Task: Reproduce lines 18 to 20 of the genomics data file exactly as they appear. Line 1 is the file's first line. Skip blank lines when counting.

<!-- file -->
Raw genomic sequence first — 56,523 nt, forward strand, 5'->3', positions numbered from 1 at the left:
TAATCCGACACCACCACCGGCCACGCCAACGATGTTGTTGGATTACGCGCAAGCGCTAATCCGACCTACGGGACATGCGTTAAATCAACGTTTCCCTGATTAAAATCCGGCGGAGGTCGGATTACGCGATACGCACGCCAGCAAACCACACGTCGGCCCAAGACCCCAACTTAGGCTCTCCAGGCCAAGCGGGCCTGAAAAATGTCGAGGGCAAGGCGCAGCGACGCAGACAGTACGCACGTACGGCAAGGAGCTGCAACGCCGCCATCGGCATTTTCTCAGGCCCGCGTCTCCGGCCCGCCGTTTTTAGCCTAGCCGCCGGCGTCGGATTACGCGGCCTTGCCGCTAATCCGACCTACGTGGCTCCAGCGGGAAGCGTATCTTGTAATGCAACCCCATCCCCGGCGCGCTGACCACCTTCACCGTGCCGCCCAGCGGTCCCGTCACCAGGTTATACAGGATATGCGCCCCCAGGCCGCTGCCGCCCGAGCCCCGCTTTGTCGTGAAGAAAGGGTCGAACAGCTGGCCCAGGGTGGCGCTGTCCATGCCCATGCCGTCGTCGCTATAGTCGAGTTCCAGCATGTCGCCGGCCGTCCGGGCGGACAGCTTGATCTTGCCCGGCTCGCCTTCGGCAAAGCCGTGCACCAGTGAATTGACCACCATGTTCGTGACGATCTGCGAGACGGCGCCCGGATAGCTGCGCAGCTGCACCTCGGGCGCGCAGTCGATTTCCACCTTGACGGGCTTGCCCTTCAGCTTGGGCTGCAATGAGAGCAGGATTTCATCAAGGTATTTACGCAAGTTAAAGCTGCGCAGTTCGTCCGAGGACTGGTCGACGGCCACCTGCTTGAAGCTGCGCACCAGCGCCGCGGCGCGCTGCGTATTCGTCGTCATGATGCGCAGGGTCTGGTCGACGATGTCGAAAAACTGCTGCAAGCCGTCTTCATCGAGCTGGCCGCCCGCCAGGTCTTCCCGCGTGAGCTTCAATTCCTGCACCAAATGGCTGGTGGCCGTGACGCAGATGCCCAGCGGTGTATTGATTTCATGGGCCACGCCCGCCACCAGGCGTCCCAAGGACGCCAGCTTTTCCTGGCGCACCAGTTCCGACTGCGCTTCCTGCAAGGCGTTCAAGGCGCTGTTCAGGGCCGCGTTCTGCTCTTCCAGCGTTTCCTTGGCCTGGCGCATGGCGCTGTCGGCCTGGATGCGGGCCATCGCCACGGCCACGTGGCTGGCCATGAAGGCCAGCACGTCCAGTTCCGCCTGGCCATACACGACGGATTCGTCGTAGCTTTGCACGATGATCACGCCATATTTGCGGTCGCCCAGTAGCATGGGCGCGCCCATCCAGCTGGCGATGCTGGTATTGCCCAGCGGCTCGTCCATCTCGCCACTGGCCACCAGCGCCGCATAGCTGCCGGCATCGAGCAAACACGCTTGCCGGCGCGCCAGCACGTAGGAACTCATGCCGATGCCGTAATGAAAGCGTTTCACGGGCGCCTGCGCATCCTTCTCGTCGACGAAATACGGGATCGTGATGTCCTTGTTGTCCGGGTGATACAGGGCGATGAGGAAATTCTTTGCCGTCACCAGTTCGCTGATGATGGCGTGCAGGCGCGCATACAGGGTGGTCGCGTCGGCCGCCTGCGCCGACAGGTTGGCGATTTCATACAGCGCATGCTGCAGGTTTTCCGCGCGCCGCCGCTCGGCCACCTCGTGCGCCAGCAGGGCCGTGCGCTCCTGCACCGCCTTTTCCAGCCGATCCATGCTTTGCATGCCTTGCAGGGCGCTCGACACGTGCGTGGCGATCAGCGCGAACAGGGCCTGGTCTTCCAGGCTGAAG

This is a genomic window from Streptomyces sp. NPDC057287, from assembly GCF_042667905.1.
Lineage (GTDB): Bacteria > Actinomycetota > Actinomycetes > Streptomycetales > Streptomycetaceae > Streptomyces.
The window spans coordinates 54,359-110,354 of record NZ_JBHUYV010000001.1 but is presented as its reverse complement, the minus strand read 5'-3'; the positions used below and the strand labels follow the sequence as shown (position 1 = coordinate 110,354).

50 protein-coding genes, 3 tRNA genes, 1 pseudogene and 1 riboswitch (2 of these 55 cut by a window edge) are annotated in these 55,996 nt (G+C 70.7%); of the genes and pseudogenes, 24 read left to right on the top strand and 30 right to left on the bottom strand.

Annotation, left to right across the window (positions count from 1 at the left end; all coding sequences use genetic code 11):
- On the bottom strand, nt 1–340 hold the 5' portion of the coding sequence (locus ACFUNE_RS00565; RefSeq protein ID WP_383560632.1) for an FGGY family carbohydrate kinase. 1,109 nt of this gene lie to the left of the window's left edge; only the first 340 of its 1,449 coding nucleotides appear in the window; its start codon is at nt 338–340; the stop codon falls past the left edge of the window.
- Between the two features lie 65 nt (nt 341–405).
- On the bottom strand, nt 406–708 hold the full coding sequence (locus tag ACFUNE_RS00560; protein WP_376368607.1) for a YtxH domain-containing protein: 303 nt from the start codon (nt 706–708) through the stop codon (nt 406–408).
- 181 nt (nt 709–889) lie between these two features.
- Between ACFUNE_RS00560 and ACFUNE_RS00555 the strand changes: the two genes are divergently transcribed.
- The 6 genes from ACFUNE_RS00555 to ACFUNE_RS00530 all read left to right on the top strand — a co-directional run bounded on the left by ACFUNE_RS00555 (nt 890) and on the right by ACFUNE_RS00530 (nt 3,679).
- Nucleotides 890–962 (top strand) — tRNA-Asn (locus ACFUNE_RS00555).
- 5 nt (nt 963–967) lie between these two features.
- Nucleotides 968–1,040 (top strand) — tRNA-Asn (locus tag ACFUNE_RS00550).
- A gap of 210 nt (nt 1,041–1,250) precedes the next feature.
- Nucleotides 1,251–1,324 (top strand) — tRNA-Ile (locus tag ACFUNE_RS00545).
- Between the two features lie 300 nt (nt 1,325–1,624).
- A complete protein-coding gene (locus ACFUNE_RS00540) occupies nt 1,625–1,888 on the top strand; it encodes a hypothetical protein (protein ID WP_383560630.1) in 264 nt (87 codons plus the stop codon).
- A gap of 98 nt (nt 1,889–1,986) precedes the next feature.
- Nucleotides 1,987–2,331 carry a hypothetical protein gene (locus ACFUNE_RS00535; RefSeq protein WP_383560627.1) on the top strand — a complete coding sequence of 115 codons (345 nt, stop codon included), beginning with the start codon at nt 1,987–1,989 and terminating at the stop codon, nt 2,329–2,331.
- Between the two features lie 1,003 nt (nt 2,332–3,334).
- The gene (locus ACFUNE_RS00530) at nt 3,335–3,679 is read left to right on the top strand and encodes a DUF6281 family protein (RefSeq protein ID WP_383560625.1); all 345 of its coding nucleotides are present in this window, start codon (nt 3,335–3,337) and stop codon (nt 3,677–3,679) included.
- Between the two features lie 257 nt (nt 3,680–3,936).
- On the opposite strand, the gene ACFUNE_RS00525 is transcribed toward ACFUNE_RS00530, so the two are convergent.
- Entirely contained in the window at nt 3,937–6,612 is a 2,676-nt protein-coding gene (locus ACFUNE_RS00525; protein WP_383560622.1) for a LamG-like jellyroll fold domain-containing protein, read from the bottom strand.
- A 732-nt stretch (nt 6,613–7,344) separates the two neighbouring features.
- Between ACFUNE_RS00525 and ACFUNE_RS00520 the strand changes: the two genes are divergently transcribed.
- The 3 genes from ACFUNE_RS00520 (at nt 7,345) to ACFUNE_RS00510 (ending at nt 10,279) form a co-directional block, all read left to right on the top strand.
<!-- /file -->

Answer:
- Nucleotides 1,251–1,324 (top strand) — tRNA-Ile (locus tag ACFUNE_RS00545).
- Between the two features lie 300 nt (nt 1,325–1,624).
- A complete protein-coding gene (locus ACFUNE_RS00540) occupies nt 1,625–1,888 on the top strand; it encodes a hypothetical protein (protein ID WP_383560630.1) in 264 nt (87 codons plus the stop codon).